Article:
The CFAR Developmental Core provides resources and services to CFAR members to enhance career development in basic, clinical or social and behavioral sciences. Resources and services provided by the Developmental Core include funding for small grants to assist CFAR members in the generation of preliminary data to support grant proposals submitted to external funding agencies. The CFAR Developmental Core Pilot Awards support scientific studies for 1 year.
This year, the Duke CFAR awarded two Standard grant awards of $100,000 and two Focused grant awards of $60,000. Congratulations to the grant recipients!
Naseem Alavian, MD, MPH - HIV care engagement: Identifying predictors of engagement and building a collaboration with the Durham County Health Department (Standard)
The aim of this proposal is to gather preliminary data that will inform the development and implementation of a health system-based effort to improve care engagement among people living with HIV (PWH) that may be scaled and disseminated in the region. By increasing retention of PWH on life saving antiretroviral therapy we will reduce HIV morbidity and mortality, as well as work toward reducing new HIV incidence and ending the HIV epidemic through Treatment as Prevention, a priority goal of the National Institutes of Health.
Suur Debrah Ayangeakaa, PhD, MPH - A community-informed strategy for understanding and addressing the influence of HIV-related and intersectional stigmas on access to and uptake (use) of HIV prevention including pre-exposure prophylaxis (PrEP) among cisgender African American women (Standard)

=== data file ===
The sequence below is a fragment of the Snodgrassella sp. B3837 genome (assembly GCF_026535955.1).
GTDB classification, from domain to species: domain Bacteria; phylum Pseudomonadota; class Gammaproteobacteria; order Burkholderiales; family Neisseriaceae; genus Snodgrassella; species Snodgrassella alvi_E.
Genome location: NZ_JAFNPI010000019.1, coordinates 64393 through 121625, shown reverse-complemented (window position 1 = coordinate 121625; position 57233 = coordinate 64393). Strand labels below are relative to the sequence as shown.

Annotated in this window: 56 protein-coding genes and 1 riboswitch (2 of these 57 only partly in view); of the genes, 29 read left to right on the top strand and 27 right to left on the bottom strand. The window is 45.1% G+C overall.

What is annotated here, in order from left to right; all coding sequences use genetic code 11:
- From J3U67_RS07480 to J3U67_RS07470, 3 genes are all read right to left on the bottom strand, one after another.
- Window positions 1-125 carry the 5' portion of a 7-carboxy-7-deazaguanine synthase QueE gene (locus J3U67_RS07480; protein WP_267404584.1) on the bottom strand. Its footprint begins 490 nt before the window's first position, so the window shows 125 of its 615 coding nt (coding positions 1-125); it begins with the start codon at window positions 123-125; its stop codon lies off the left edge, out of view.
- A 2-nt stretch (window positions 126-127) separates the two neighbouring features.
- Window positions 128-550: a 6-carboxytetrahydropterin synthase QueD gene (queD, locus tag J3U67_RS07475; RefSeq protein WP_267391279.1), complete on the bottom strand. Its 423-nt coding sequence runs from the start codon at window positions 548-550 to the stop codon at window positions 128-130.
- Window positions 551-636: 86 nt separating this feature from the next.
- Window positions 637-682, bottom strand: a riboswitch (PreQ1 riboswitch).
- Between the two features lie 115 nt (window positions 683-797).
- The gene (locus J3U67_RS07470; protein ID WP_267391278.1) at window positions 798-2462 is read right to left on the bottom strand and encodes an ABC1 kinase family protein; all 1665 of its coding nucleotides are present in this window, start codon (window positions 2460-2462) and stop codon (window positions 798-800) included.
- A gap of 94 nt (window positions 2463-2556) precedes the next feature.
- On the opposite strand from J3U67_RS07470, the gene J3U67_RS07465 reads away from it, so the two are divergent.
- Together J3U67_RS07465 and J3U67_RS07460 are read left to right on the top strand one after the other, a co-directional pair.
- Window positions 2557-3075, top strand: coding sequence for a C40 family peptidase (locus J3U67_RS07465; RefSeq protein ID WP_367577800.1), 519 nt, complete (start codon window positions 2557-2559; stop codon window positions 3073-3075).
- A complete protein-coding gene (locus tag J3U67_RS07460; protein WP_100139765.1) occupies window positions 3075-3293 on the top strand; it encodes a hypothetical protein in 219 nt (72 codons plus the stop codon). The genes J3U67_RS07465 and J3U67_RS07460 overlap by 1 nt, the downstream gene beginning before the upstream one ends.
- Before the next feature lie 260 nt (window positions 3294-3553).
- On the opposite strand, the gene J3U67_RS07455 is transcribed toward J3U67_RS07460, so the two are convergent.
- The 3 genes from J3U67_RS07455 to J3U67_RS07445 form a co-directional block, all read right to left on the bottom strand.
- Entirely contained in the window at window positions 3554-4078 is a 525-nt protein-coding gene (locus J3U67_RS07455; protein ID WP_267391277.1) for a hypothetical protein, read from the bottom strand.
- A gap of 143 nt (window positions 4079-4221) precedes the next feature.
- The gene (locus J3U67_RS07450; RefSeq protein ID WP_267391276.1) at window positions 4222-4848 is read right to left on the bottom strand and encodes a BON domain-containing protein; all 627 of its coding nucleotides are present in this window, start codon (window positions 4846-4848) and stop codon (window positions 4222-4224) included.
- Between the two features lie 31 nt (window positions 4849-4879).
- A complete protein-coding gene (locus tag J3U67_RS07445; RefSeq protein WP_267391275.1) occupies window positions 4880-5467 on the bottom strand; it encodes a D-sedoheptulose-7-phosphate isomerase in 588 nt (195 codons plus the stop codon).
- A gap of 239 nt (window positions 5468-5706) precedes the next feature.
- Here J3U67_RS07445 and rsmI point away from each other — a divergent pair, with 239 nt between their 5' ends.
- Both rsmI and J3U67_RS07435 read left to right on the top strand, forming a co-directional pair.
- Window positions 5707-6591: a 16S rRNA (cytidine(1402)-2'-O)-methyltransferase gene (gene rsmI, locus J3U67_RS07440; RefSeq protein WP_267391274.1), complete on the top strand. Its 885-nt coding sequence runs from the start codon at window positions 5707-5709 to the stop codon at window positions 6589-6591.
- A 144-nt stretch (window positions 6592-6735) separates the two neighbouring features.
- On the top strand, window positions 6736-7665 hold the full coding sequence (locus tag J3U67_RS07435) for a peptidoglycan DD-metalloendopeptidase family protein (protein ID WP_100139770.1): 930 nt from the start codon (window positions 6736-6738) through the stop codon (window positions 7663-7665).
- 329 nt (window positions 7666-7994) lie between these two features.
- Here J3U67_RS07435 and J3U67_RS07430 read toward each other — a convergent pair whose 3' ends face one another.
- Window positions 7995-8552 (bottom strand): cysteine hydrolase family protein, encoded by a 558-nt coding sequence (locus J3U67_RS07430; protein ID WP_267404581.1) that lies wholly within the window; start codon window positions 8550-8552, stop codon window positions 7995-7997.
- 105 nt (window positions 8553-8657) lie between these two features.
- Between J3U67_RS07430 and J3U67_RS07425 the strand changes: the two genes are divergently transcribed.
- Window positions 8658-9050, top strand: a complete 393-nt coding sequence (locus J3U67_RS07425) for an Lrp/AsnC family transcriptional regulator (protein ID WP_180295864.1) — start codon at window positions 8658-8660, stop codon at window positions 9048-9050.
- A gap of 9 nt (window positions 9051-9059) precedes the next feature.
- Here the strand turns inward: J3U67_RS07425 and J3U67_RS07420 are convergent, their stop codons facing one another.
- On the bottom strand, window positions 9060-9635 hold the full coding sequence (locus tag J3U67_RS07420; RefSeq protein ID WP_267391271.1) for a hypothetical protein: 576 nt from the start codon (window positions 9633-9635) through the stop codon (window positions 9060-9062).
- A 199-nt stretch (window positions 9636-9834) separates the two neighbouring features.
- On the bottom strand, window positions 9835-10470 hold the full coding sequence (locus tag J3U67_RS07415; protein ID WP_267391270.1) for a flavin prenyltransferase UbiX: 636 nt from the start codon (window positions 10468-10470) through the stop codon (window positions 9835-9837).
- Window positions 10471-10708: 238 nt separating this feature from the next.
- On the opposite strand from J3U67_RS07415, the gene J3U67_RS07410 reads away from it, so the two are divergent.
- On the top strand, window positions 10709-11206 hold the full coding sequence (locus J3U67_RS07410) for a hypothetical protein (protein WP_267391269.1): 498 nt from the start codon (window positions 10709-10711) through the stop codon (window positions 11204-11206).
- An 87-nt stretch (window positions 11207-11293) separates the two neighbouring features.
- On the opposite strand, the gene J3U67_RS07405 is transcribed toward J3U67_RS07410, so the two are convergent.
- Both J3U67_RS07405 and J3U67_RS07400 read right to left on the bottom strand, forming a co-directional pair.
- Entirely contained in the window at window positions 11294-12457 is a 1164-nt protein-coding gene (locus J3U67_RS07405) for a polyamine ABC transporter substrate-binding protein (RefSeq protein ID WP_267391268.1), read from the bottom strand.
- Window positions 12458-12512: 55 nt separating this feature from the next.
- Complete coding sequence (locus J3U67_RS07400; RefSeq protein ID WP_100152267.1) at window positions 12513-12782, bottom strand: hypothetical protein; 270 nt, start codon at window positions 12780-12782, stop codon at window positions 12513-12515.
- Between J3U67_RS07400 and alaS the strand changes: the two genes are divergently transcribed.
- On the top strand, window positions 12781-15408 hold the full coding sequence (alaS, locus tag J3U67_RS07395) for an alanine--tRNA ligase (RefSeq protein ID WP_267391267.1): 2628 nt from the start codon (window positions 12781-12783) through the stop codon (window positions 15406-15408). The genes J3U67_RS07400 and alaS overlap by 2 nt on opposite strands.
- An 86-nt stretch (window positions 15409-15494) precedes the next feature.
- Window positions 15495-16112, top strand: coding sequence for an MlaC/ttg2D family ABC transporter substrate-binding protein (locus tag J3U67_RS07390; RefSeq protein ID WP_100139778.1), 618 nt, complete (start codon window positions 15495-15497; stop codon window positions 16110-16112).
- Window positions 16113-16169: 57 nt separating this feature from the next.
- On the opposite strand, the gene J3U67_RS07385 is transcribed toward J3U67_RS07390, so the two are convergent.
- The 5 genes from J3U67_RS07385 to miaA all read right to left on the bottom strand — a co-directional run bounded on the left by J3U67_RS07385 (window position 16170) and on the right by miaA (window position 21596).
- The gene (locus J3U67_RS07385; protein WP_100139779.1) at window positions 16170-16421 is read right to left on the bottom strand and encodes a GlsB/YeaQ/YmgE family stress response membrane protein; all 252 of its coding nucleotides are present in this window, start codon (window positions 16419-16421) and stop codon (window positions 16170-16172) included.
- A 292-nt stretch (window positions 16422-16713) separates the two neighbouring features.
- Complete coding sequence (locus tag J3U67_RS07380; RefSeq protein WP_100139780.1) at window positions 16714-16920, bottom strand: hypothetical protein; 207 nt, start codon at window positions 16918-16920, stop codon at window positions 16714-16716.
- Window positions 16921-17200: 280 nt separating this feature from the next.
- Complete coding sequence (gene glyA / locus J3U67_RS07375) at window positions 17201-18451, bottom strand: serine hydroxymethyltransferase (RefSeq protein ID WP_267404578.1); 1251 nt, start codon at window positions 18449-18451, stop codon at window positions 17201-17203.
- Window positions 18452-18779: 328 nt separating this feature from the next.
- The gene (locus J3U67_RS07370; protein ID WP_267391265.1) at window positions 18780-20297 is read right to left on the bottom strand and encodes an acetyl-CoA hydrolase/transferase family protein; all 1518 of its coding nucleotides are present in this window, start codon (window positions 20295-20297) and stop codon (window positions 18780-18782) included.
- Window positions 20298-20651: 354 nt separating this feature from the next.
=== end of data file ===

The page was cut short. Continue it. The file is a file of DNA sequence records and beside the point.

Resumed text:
In 2019, HIV diagnoses increased in NC; 63% of cases were African American and 19% were women. Intersecting stigma impacts HIV disparities among African American women, but is not well understood. Understanding intersecting stigmas can enhance efforts to increase HIV prevention among African American women by improving acceptability of PrEP. The purpose of this proposal is to obtain preliminary data needed for achieving a long-term goal to design, implement, and evaluate a multi-level community-informed, culturally tailored intervention to address intersectional and HIV-related stigmas influencing HIV prevention uptake such as PrEP among cisgender African American women.
Emily Niehaus, MD, MPH - Clinic-based incentives to promote patient uptake of long-acting injectable antiretroviral therapy for the treatment of HIV (Focused)
This project will evaluate clinic-based strategies that incentivize patients to uptake Long-acting injectable antiretroviral therapy (LAI-ART), which has the potential to address treatment fatigue, stigma, and care disengagement among people living with
HIV taking daily oral ART. We will specifically investigate how a LAI-ART regimen could be leveraged in the clinic to optimize cardiovascular disease risk management, which bears significant public health impact given the rising incidence of CVD-related morbidity and mortality in people with HIV.
Daniel Schuster, MD, MS - Leveraging Single B Cell Clonal Lineage Tracing to Unravel the Fine-tuning of Antiviral Fc Effector Functions (Focused)
B cells produce antibodies of various amounts and quality in response to HIV-1 vaccination or infection. Antibody glycosylation is one way that antibodies fine-tune their interactions with the rest of the immune system. Whether B cells regulate glycosylation through evolution within clonal families or by producing new families of B cells is a fundamental unanswered question in immunology/medicine that will help advance the field. Results from this pilot study will fill a critical gap in B cell immunology regarding intracellular regulation of antibody post-translational modifications.